We included in our study any child born in the six health facilities in the Kenya Health Zone with a visible abnormality from birth.

Any child born outside the health study area was not included in this study.

Our data were collected on the basis of a card containing various epidemiological parameters.

The collected data were encoded in Excel and analyzed by SPSS software version 23.

3. Discussion

Among the 68 children with congenital malformation recorded during our study period, 54% were female versus 46 males, as shown by Figure 1. Our results are similar to those found by RUHANGA on a sample of 52 neonates who presented only one or more external malformations visible at birth to the neonatology unit of the North Kivu provincial hospital and that from January 1, 2011 to December 31, 2016 where the female predominates over the male sex with 53.8% [5] . In the pediatric department of the SuroSanou University Hospital in Mali, out of 39 cases (59.1%) of females compared to 27 cases (40.9%) of males [6] . These results are different from those found by AlassaneSanogo who found a predominance of the male sex with 56.1% versus 43.9% [1] .

The months of September and December recorded more cases of congenital birth defects in our series (Figure 2).

There is no statistically significant relationship between congenital birth defects and antenatal care as shown in Table 1 (OR: 1.2, P-value = 0.79). However, according to Sangara, Tiembe and Hamdani [7] [8] [9] , quoted by Ruhanga [5] , the organization of good prenatal refocused consultations and effective supplementation with folic acid are simple but effective prophylactic measures of definite prevention. congenital birth defects known as those of the neural tube and any other neonatal morbidity. Some authors cited by Ruhanga, this last prophylactic measure has been successfully applied in several Western countries, Asia and America such as Ireland, China and USA.

There is a significant relationship between the type of delivery and the occurrence of death in a child with a congenital malformation: OR 6.3; P-value equals 0.0005 (Table 2). Children born of a dystocic birth have a 6.3 probability of dying than those born from a eutocic birth. This result differs from that found in Mali, where the majorities (93.9%) of the malformed children came from eutocic pregnancies [1] . The death rate is 6.3%, which is different from that found by Ekane (33%) in Cameroon (Halle-ekane 2016).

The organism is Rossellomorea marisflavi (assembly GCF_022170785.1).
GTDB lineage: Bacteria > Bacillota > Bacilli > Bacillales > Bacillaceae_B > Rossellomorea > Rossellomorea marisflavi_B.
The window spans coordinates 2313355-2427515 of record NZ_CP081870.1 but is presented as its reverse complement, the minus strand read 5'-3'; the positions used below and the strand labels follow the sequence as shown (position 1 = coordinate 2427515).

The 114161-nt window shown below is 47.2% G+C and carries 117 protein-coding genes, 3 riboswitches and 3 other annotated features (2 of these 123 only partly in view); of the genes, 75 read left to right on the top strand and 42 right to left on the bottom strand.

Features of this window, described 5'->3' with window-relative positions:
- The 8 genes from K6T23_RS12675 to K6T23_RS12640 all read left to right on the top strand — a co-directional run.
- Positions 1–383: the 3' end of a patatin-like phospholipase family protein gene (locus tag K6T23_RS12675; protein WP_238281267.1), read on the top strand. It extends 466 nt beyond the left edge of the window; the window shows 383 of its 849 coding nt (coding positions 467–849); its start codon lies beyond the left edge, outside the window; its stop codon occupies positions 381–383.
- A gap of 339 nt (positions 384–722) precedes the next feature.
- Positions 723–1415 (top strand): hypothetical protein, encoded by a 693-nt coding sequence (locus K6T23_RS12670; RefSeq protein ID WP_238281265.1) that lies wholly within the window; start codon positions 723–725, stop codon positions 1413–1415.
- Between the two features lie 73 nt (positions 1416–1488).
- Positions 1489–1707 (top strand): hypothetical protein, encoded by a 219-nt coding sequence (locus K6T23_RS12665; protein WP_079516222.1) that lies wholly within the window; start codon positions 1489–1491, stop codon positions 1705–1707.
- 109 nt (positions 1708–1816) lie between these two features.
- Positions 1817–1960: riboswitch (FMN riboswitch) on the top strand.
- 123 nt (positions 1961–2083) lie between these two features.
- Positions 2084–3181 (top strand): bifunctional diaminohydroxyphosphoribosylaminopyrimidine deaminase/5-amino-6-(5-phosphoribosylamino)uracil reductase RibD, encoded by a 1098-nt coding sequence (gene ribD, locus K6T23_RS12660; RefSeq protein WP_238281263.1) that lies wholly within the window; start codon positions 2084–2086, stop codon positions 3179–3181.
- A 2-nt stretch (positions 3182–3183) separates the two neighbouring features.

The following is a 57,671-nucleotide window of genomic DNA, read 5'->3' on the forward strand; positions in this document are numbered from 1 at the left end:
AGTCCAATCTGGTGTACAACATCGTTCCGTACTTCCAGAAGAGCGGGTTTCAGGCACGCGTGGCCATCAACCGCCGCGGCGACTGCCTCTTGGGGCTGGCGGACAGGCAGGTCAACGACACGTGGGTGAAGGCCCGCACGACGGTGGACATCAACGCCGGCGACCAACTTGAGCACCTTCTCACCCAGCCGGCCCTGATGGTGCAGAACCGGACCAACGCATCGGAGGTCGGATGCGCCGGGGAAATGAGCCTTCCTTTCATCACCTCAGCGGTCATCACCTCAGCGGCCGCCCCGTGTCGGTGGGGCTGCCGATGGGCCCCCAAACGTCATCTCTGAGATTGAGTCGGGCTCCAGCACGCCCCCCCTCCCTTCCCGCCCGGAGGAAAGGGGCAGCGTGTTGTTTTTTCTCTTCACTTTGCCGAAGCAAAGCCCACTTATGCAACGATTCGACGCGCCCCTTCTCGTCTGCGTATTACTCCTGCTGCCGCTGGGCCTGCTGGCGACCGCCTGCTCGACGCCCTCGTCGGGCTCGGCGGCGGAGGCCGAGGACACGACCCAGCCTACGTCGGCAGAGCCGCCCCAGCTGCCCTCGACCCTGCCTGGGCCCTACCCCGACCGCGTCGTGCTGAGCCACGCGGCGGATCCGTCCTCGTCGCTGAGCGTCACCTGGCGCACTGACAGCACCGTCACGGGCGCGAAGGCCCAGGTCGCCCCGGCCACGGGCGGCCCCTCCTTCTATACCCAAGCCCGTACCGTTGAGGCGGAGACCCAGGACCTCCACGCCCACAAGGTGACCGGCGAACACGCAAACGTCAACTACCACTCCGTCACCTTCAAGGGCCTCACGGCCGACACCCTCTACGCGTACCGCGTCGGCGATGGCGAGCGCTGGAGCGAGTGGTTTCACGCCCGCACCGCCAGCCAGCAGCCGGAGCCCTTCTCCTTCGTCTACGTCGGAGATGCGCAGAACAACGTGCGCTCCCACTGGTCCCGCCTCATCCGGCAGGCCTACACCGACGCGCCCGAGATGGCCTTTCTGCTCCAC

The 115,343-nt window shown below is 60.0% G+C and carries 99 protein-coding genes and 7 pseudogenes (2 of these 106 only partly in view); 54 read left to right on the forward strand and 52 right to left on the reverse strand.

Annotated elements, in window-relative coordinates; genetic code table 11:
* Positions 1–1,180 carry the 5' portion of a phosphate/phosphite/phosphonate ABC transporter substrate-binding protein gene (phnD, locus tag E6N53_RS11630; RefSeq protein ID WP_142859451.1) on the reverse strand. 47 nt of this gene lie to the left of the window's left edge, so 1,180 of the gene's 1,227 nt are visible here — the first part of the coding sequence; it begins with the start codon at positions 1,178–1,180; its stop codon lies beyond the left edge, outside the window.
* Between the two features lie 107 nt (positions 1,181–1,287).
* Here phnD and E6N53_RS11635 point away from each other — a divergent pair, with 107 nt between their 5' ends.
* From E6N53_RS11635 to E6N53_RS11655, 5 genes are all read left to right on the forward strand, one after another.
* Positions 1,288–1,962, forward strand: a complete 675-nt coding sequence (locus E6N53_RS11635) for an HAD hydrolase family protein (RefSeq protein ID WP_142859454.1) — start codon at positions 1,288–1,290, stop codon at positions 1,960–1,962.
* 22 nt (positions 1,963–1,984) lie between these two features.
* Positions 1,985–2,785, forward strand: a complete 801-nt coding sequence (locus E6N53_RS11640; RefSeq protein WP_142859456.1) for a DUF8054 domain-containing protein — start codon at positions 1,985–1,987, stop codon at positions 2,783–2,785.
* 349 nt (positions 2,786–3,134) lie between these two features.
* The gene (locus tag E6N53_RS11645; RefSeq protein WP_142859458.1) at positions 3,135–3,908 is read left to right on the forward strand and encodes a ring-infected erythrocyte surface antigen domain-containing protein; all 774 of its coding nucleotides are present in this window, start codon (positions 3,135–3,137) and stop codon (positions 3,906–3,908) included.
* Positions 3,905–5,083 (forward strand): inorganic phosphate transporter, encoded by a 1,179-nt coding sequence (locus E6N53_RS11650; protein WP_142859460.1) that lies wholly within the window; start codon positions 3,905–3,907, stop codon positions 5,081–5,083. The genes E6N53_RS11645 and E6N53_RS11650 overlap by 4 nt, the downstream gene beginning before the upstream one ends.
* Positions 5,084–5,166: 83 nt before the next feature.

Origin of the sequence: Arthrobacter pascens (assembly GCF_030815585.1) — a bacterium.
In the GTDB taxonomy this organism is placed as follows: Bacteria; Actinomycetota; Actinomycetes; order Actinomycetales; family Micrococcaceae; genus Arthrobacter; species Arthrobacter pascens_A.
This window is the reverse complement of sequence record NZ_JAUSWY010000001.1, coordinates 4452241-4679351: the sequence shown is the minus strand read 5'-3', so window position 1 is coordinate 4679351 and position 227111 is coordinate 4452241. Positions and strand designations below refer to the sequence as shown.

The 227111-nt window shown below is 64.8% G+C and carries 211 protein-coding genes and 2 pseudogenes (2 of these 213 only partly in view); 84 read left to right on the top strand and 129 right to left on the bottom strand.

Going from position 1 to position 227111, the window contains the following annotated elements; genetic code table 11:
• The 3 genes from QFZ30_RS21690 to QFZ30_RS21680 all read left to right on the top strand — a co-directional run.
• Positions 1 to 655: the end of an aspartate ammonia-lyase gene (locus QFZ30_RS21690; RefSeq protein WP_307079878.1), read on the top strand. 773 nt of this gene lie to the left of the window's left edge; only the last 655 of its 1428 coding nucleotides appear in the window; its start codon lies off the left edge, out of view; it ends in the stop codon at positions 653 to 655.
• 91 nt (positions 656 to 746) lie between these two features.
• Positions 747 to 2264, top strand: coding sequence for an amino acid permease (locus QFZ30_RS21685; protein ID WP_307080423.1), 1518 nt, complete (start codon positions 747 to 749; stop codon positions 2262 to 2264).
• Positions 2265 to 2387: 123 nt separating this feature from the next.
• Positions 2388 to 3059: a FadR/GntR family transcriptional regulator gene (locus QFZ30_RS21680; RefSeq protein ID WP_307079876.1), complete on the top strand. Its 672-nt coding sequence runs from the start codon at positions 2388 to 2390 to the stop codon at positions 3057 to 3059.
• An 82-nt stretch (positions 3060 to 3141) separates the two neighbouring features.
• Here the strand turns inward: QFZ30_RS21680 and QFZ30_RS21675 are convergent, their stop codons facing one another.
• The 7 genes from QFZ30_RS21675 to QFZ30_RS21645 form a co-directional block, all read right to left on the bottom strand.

The age of pregnancy influences statistically polydactyly. Pregnancy age less than or equal to thirty-six weeks is not a predictor of polydactyly, OR: 4.3 [1.01 - 16.9]; P-value: 0.031 (As shown in Table 3).

Table 4 shows that multiple malformations are not associated with P-Value pregnancy age = 0.007.

In our series, we recorded more cases of congenital malformation in 2014 that is 74% followed by the year 2013 with 59%. The year 2010 recorded 5 cases or 13% (Table 5).

Figure 3 indicates that among the malformations encountered in the Lubumbashi health district of Kenya, multiple malformations were in first position with (254%) followed by polydactyly (20%), bookbill, clubfoot, and hydrocephalus (12%), the cleft lip (8%) while the spinabifida, macrocephaly and baby cyamies have 4% each.

Our results are contrary to those found by Ruhanga who observed that digestive malformations were in the majority with Omphalocele (26.9%) (Ruhanga 2018). In Cameroon, polydactilia was the most frequently encountered malformation (24.7%) [10] .

Table 1. Distribution of malformed children and antenatal care.

Table 2. Distribution of congenital birth defects and the vital prognosis according to the type Birthing.

Table 3. Distribution of congenital birth defects (polydactilia) with the age of pregnancy.

Table 4. Distribution of multiples congenital birth defects comparing tothe pregnancy age.

Table 5. Distribution of congenital birth defects by years of onset.

Figure 1. Sexe des enfants avec malformation congénitale.

Figure 2. Congenital birth defects by month.

Figure 3. Kinds of congenital defects.

4. Conclusions

Multiple malformations were in first position with (254%) followed by polydactyly (20%). Multiple malformations are not associated with P-Value pregnancy (age = 0.007). Children born of a dystocic birth have a 6.3 probability of dying than those born from a eutocic birth.

There is an urgent need for policymakers to draw attention to measures aimed at early detection of congenital birth defects with a focus on health education using traditional health education channels.

Conflicts of Interest

The authors declare no conflicts of interest regarding the publication of this paper.

References